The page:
New BMW M2, M3 and M4: more details
We recently spoke to the responsible adult at BMW UK about what sort of car the new M4 is, and how they’ll sell it. Summary: light, high-tech, turbo, sportier than ever.
For some more substance we then went to BMW M’s managing director Dr Friedrich Nitschke. Google him and it suggests you’re looking for Friedrich Nieztsche, the philosopher who came up with the idea of the will to power. But no, we mean the cheery engineer who’s in charge of the actuality of power.
How much power in the M4? Sadly he didn’t say. But he said a whole lot else. First, on the matter of the engine. “Turbo engines greatly cut fuel consumption and add torque and you can’t do that with naturally aspirated engines. But the M philosophy is to combine the best high-rev features with the torque of a turbo. The M5 goes to 7400rpm. I’m convinced that most race cars will have turbos. And the new M3 will have one of the best engines we have ever done.”
I mention to him that the M3 always has fewer cylinders than the M5. And that you can’t have a seven-cylinder engine. He nods and laughs. Six it is then. It’s based on the regular BMW 3.0-litre block, but massively modified for M use with all-new heads. I reckon we’re talking about 335-ish kW, to keep a gap below the M5. Besides it doesn’t need a whole lot more horses than the old one because it’ll have more torque, and especially because the car is lighter.
“We will use lightweight parts in the places where it matters, at the ends of the car and high up, and in high-rpm parts of the powertrain. A carbonfibre roof of course, and aluminum and magnesium and carbonfibre in the crash zones. An aluminum hood, and a new carbonfibre trunk lid.” So you can make the bootlid a different shape from standard, as with the E30? “Yes.”
OK, so is it lighter than the new 435i?
“Yes.” That’s a cut of not far off 100kg. Which is why it won’t need a huge power increase.
Now then, what about the 4WD that AMG is increasingly using and Audi always has? “It’s not necessary on M cars. On the new M3 it would add 80kg and the steering would not be pure any more. It’s not worth it. The car has 50:50 weight distribution and new traction management and a new differential, a development of the principle of the M5′s, with torque vectoring, so it has excellent traction.”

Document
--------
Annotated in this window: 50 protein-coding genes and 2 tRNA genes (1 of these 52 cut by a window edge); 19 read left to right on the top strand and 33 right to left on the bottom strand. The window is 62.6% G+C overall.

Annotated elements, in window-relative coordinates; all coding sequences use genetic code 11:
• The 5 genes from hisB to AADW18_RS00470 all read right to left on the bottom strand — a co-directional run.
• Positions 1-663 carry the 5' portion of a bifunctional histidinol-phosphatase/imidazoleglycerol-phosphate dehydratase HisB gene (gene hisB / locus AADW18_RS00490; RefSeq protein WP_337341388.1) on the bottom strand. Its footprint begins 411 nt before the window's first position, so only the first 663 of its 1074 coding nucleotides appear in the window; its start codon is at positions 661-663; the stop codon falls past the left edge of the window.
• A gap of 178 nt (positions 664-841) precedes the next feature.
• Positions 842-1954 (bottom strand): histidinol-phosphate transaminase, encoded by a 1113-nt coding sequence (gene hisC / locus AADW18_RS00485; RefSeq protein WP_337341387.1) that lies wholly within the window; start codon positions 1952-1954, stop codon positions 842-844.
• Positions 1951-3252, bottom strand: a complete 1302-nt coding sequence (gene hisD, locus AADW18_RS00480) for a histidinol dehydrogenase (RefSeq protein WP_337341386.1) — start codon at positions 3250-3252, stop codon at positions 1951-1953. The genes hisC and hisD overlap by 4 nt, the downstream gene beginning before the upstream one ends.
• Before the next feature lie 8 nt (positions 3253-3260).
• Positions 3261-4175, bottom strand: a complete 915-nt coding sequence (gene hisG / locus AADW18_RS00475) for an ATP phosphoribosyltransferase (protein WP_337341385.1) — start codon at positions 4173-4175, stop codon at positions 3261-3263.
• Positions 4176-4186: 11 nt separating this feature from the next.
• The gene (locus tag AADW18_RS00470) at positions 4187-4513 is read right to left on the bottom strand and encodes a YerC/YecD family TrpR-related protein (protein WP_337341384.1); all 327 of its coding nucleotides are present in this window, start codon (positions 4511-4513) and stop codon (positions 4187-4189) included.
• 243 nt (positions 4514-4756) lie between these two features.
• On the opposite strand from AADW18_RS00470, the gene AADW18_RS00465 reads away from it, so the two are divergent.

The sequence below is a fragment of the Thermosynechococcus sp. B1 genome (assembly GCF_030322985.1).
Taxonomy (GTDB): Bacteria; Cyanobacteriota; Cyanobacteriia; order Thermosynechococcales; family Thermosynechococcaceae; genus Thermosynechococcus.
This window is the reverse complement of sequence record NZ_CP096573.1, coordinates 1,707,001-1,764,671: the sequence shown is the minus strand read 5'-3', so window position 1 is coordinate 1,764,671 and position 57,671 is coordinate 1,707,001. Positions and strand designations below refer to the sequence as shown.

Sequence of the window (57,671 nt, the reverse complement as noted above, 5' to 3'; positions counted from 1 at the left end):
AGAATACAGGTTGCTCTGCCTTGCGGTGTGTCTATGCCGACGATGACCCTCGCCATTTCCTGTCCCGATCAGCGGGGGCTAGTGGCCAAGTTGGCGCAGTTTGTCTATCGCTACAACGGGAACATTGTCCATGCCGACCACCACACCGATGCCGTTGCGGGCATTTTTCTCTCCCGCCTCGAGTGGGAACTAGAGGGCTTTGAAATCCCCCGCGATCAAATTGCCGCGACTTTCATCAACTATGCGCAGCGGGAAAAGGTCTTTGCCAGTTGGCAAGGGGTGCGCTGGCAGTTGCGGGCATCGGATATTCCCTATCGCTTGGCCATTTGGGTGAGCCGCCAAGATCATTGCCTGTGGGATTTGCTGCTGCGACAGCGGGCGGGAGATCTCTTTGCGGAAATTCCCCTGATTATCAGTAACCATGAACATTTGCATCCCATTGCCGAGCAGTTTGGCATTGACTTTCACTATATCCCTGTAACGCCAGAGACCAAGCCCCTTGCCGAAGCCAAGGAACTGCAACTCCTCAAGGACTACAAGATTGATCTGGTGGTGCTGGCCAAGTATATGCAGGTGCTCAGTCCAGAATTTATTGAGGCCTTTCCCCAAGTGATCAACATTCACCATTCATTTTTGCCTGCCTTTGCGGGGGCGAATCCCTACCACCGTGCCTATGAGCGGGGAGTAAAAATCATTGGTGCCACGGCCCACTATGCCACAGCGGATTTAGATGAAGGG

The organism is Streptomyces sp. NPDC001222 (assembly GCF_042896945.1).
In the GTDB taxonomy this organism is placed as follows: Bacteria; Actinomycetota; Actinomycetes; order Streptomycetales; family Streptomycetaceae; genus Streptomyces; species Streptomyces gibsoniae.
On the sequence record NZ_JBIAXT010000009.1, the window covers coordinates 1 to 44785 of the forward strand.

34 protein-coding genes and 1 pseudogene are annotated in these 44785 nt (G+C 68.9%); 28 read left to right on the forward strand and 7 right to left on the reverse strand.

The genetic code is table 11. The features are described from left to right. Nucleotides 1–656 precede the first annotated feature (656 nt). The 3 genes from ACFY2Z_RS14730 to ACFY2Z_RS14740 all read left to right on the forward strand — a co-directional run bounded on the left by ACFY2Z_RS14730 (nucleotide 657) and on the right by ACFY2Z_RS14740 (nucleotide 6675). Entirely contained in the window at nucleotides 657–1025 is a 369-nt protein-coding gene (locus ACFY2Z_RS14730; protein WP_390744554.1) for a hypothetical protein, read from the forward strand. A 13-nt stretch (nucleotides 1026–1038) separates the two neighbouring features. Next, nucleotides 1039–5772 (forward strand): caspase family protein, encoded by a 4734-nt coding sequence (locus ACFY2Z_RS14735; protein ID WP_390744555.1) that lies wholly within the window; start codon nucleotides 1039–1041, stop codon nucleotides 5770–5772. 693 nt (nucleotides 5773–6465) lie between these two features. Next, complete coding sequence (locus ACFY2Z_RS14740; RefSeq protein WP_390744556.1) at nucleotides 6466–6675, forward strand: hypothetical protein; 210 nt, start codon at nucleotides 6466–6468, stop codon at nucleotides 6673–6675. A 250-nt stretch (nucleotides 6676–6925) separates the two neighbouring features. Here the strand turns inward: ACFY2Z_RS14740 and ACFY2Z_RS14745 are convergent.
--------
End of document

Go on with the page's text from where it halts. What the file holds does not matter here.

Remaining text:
That’s twice he’s said M3. All the talk so far has been about the M4 coupe. “Well the M3 is the icon, everybody is waiting for the fifth generation and I will bring one for absolutely certain, a saloon. Yes the coupe and convertible will be called M4. I think both M3 and M4 will be at the Detroit Show.” That’s January, folks. Likely they’ll release technical details beforehand.
One useful statistic. By the time they have modified the body, changed suspension, installed an M engine and cooling and exhaust and transmission and diff and then the seats and other interior parts… “Overall, 60 to 80 percent of the parts on an M-car are different from the regular model.”
Then he drops another bombshell. “I absolutely want to develop a successor model to the 1-series M Coupe. I have all the components I need – the powertrain, chassis. In the near future you will know. We can’t call it the M1, because that number is for the special mid-engined car, but there is M2 isn’t there?” There certainly is M2, especially as the new-gen two-door version of the 1-series will be called 2-series.
The powertrain and chassis he refers to are overwhelmingly likely to be the straight-six and gearbox and chassis from the 1-series M Coupe, which had a criminally short production run. That’d position it about 74kW under the new M3 and M4.
He also says a four-cylinder M car is doable, though it won’t come in the near future. We know BMW is doing a front-wheel drive chassis, for the next generation of Minis and rivals to the Mercedes A, B and CLA classes. I mention the A45 AMG. “What do you think of that car?” he asks. I say I don’t like the low-rev turbo lag or the surprising understeer or the slow-responding paddleshift. He says he had the same troubles when he tried it. I say he ought to be able to do better. He smiles again.